As lockdowns ease across Europe and the drive to vaccinate reaches ever further into the adult population, there is good reason to be optimistic about the prospects for economic recovery. The major forecasters have been quick to upgrade forecasts for GDP growth.
Having taken extensive actions to shield their economies from the worst ravages of the pandemic, political leaders can congratulate themselves on managing what could have been a much more damaging economic crisis. Unemployment rates have barely increased and, although some sectors continue to struggle, the outlook for most is promising.
Certainly, both corporate and public debt have spiralled, but consumers denied the ability to spend for so long are itching to flash their credit cards. What could go wrong?
The answer is ‘plenty’ unless policymakers handle the next few quarters deftly, because difficult ‘exit’ dilemmas have to be confronted.
Recall the exceptional steps taken to shore-up economies in 2020. The EU quickly suspended its rules on fiscal deficits and restrictions inhibiting the use of state funding to support companies (state aids, in the jargon). Finance ministers everywhere took advantage to splash the cash.
The European Central Bank launched its Pandemic Emergency Purchase Programme, ramping up its buying of bonds as a way of keeping credit conditions benign. In the process, interest rates went negative: yes, that means if you deposit money with the ECB, you will be given back less than you started with.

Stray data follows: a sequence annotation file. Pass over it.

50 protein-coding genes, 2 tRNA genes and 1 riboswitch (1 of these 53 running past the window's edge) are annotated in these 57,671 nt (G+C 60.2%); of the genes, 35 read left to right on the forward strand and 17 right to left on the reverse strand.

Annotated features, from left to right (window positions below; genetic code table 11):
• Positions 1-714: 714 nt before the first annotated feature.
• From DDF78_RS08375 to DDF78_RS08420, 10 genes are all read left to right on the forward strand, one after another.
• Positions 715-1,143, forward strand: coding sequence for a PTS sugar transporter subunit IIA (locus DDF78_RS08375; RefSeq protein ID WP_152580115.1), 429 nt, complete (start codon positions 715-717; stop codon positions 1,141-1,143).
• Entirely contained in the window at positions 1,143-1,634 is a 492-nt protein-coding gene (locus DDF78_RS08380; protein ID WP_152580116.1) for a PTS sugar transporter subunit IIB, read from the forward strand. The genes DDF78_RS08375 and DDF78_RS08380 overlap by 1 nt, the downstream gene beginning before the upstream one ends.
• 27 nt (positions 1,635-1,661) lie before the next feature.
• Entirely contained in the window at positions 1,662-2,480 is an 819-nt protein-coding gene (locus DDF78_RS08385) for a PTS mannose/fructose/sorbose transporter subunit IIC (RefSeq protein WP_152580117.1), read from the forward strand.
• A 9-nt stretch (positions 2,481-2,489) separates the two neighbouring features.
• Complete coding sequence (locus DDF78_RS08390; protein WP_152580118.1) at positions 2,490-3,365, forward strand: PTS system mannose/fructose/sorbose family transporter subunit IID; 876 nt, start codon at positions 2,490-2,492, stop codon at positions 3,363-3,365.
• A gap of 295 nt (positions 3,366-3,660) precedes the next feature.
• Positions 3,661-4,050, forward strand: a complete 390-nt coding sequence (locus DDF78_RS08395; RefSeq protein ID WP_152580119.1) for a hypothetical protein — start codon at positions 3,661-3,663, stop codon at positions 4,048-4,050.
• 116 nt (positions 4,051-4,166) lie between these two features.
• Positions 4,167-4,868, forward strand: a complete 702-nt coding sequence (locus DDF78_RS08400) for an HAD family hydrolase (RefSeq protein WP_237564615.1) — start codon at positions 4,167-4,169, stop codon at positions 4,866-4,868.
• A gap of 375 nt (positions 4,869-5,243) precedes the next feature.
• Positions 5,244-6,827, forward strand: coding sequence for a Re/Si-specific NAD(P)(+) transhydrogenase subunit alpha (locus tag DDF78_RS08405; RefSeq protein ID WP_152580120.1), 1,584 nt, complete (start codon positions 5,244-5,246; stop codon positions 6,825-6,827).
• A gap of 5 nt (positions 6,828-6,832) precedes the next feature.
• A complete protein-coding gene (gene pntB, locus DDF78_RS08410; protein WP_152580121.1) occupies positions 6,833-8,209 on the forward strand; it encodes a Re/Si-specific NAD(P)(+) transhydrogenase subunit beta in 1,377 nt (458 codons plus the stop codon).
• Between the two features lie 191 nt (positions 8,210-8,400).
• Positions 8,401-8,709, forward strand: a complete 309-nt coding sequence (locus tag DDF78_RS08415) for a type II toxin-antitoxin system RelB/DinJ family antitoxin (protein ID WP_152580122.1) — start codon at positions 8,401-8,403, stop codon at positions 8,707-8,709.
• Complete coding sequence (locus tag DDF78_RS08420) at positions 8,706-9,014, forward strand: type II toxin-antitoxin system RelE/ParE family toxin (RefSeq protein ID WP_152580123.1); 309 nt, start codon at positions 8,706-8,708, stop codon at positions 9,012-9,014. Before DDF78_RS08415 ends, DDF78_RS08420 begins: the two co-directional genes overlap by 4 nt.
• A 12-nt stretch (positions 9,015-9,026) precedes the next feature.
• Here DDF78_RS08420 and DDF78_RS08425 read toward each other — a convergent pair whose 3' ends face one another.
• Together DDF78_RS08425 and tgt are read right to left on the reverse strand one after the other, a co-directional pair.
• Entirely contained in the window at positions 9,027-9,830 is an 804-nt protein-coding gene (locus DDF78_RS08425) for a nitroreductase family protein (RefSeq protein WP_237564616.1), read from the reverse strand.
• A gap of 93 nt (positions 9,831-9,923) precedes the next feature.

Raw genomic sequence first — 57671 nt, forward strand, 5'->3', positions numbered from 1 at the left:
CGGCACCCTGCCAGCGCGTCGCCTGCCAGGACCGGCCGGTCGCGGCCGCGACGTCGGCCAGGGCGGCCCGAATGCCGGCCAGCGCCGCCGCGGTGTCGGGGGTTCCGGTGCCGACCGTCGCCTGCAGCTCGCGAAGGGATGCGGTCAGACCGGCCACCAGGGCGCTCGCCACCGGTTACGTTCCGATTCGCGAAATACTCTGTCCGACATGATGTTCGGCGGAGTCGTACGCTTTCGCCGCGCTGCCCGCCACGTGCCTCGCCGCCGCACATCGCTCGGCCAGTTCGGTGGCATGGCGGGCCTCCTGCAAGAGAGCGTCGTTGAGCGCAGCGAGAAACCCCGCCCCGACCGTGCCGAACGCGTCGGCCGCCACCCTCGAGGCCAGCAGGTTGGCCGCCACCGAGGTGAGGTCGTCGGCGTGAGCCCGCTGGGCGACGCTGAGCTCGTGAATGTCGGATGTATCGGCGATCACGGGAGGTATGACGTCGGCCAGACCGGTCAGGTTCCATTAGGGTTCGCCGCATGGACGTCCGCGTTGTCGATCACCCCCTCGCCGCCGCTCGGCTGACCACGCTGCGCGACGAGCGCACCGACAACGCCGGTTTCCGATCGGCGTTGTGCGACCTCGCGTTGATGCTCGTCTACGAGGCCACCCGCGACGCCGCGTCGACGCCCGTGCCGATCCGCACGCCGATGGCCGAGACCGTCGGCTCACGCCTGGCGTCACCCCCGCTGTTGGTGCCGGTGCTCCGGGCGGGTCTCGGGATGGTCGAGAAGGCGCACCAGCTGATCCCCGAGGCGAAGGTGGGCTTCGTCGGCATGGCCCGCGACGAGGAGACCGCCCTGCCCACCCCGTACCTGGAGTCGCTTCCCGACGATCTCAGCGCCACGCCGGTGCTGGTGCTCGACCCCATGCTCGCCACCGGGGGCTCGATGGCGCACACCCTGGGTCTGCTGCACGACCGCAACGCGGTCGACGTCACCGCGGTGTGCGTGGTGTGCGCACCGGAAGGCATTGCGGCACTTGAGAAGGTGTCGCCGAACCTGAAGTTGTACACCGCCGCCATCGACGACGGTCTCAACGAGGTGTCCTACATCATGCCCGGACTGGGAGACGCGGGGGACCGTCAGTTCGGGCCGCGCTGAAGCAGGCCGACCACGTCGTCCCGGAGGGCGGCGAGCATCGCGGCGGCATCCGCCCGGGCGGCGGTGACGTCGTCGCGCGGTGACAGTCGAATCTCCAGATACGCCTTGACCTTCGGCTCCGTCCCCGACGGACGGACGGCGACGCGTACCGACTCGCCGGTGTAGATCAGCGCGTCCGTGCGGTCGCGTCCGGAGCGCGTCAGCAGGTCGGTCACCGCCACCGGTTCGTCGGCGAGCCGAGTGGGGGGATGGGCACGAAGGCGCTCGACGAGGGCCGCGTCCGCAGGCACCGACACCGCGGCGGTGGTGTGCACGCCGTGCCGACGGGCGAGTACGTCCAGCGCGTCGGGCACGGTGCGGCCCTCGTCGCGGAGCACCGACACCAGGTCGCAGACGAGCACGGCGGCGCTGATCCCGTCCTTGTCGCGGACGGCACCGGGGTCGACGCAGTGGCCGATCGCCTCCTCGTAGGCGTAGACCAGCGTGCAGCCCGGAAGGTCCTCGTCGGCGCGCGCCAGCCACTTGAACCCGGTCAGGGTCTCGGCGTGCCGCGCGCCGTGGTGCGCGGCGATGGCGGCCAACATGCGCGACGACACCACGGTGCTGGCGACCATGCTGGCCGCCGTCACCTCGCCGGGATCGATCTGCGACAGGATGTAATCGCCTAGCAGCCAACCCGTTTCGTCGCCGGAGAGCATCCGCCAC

In addition, the agreement of the Next Generation EU recovery package broke new ground by enabling the European Commission to borrow directly from financial markets to fund grants and loans to member states. This pooling of risk meant national treasuries did not have to add these amounts to their own debt burden.
Governments had to develop plans for how the funds will be used and steer a substantial proportion of the money to ‘green’ and ‘digital’ investments. As such, they are not conventional short-term fiscal stimulus packages on the lines of the Biden administration’s ‘American Recovery Plan Act’, approved in early March this year, with large sums going directly to households within days.
On the 13 July 2021, full approval was given for the plans of 12 of the 27 member states and the rest should follow before long. As these plans are turned into actual spending, economies will receive an additional boost and, if successfully implemented, could help to strengthen the supply-side of economies.
Why, then, are there reasons to be worried about the exit from the pandemic-induced economic crisis, even taking an unabashedly optimistic view of the risks of further infections? The key word is ‘normalisation’: what happens as policies return to the unexceptional?
Just as the key to defeating Covid-19 is to vaccinate faster than the virus infects new victims, reducing public debt requires the denominator of the debt to GDP ratio to rise faster than the numerator.
An added twist is that this has to happen before any normalisation of interest rates, even cautious, amplifies the pressures on public deficits because of the need to service the debt.
So far, the ECB shows no inclination to curtail its bond buying, let alone raise its interest rate. It has also announced a revised monetary policy strategy which includes a somewhat less strict interpretation of its price stability target.